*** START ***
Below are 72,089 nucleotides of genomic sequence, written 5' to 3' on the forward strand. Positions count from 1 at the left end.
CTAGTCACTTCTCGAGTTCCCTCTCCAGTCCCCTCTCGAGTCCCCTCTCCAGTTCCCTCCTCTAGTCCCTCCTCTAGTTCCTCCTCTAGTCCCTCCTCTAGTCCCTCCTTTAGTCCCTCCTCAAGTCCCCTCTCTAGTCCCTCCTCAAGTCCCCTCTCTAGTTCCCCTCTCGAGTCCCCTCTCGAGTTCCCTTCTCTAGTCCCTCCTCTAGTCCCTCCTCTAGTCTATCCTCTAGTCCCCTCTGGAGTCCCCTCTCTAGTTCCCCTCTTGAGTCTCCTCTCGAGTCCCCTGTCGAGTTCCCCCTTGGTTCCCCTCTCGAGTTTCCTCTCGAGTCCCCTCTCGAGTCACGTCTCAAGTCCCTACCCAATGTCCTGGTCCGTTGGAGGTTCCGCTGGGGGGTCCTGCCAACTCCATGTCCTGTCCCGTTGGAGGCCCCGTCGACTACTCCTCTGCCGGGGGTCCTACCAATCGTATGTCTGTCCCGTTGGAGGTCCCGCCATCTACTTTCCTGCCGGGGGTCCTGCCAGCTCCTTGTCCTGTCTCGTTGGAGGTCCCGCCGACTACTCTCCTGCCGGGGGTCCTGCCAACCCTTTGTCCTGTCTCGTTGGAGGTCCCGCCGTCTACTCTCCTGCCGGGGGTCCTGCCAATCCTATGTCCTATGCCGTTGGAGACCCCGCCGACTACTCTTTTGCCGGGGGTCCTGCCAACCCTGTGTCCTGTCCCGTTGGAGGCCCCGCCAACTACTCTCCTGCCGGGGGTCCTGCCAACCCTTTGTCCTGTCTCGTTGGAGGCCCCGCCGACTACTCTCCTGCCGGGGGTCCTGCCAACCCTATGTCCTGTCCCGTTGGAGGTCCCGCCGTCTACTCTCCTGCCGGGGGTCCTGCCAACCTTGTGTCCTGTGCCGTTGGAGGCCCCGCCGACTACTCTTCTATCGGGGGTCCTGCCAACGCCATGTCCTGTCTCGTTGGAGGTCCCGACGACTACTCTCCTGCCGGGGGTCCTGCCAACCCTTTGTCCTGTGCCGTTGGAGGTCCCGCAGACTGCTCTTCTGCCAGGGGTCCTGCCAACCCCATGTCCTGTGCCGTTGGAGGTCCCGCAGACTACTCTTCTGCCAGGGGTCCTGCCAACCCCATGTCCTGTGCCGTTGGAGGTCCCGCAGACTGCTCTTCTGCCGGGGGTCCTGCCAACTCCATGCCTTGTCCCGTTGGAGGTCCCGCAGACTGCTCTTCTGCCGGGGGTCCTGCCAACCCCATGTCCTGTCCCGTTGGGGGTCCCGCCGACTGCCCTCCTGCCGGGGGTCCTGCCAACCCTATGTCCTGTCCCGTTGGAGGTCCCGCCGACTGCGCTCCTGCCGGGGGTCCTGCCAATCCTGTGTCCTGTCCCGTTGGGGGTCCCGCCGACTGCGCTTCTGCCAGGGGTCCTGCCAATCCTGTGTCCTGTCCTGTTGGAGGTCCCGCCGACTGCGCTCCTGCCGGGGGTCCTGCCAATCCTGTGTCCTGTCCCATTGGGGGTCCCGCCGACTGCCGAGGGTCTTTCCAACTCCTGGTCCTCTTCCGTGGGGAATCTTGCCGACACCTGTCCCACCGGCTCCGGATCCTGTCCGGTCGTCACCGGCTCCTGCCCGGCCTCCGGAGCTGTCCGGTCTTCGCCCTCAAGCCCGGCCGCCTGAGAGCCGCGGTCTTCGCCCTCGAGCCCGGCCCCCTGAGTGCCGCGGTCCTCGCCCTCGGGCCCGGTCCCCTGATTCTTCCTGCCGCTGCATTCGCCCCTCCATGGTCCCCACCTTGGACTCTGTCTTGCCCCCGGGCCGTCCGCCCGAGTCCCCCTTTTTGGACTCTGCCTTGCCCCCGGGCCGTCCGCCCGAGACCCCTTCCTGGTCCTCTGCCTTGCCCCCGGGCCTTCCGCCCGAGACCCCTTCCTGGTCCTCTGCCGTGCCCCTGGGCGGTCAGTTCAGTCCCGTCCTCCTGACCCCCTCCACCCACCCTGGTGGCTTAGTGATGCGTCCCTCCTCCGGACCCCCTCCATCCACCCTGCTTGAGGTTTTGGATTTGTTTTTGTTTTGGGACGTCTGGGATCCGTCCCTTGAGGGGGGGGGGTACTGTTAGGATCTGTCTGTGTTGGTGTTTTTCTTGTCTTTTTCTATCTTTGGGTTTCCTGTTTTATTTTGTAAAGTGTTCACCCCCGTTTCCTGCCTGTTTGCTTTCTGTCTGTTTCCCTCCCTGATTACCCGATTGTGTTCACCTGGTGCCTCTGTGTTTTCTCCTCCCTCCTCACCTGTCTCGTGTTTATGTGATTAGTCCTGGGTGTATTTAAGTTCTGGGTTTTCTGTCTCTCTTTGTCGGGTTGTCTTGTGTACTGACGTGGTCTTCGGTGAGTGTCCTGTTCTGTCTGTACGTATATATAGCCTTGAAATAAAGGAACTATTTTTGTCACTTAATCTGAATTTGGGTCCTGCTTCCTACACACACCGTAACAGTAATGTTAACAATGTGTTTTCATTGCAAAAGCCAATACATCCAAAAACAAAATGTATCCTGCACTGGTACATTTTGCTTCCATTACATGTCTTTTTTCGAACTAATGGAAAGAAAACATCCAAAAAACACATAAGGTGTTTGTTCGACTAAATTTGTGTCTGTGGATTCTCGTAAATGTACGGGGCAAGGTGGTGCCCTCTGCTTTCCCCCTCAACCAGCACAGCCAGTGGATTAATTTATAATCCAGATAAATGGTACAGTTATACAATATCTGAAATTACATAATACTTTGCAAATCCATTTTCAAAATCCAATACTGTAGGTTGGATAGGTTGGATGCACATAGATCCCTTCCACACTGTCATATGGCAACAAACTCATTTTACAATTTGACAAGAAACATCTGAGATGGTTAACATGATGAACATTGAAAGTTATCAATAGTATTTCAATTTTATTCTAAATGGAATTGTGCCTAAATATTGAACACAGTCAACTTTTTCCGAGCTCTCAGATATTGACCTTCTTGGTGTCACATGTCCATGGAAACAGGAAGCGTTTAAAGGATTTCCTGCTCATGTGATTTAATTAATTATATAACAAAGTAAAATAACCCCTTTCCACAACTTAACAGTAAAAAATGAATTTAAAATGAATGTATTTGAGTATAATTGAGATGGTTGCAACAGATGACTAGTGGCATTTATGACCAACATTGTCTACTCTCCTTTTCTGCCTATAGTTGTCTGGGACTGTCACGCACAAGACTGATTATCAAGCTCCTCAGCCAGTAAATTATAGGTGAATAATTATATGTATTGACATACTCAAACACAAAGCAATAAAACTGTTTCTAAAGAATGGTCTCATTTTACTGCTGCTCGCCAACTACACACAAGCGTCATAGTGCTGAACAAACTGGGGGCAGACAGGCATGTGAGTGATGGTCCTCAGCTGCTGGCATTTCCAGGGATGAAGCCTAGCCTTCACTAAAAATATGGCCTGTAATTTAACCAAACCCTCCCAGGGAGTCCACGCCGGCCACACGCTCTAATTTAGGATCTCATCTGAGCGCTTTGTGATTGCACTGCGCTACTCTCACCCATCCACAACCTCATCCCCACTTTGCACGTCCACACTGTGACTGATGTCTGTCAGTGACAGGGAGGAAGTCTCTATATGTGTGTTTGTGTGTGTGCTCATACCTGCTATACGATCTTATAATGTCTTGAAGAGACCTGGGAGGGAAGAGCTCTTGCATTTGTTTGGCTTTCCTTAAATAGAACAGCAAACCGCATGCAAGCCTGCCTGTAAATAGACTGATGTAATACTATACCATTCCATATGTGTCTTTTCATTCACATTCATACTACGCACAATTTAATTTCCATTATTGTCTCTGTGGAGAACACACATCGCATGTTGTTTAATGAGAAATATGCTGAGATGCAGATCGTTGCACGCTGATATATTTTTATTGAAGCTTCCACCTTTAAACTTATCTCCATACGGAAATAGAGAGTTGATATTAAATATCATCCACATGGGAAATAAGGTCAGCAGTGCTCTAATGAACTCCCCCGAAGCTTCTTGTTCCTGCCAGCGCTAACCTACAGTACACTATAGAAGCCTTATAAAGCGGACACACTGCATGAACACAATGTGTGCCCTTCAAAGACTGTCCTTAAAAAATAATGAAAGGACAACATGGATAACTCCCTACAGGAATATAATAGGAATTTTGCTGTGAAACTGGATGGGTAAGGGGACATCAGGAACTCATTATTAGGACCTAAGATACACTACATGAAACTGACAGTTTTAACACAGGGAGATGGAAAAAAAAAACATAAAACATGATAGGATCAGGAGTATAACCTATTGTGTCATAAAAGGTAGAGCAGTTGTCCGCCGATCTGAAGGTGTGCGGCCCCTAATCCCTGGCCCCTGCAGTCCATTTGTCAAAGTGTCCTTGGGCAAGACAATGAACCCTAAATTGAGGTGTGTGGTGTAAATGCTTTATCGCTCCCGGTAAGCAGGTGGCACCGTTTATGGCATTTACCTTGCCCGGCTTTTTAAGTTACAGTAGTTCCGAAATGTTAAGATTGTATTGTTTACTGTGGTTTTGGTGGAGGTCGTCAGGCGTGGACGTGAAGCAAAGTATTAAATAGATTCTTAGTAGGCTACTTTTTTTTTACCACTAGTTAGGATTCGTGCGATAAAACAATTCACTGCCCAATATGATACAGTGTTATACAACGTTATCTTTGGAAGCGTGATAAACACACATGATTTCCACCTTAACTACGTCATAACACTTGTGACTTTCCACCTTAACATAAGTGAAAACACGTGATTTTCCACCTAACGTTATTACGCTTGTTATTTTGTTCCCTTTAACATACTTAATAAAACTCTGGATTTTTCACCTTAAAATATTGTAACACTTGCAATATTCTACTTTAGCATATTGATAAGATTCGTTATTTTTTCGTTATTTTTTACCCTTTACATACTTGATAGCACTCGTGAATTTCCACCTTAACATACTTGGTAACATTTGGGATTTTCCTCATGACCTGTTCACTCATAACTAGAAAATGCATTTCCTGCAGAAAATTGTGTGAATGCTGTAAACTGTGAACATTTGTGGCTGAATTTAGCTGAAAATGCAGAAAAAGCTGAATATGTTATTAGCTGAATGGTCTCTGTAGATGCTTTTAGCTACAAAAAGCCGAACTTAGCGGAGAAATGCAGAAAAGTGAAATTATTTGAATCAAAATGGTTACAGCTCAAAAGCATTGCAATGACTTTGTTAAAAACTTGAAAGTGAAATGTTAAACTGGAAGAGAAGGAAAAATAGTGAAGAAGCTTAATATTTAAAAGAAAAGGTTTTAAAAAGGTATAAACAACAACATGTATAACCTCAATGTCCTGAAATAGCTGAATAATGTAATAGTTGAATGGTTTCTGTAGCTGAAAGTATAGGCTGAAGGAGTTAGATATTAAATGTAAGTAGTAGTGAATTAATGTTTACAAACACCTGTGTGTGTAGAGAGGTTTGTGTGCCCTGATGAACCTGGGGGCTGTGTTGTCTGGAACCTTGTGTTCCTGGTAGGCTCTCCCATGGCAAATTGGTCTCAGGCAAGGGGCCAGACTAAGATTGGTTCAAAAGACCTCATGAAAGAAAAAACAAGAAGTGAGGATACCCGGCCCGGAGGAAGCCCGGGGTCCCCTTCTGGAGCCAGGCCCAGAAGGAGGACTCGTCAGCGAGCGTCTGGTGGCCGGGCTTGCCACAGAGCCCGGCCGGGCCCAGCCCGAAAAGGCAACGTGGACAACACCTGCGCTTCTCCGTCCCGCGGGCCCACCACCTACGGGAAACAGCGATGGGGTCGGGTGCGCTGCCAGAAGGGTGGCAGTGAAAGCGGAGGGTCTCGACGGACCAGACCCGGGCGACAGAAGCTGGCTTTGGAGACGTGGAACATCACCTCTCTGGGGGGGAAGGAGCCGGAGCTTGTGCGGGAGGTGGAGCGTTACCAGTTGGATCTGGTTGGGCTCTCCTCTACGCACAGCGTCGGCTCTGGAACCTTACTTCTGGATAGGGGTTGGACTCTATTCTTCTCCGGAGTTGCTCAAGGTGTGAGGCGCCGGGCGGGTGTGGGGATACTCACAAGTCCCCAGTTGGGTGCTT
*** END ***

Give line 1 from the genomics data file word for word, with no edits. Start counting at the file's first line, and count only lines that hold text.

Below are 72,089 nucleotides of genomic sequence, written 5' to 3' on the forward strand. Positions count from 1 at the left end.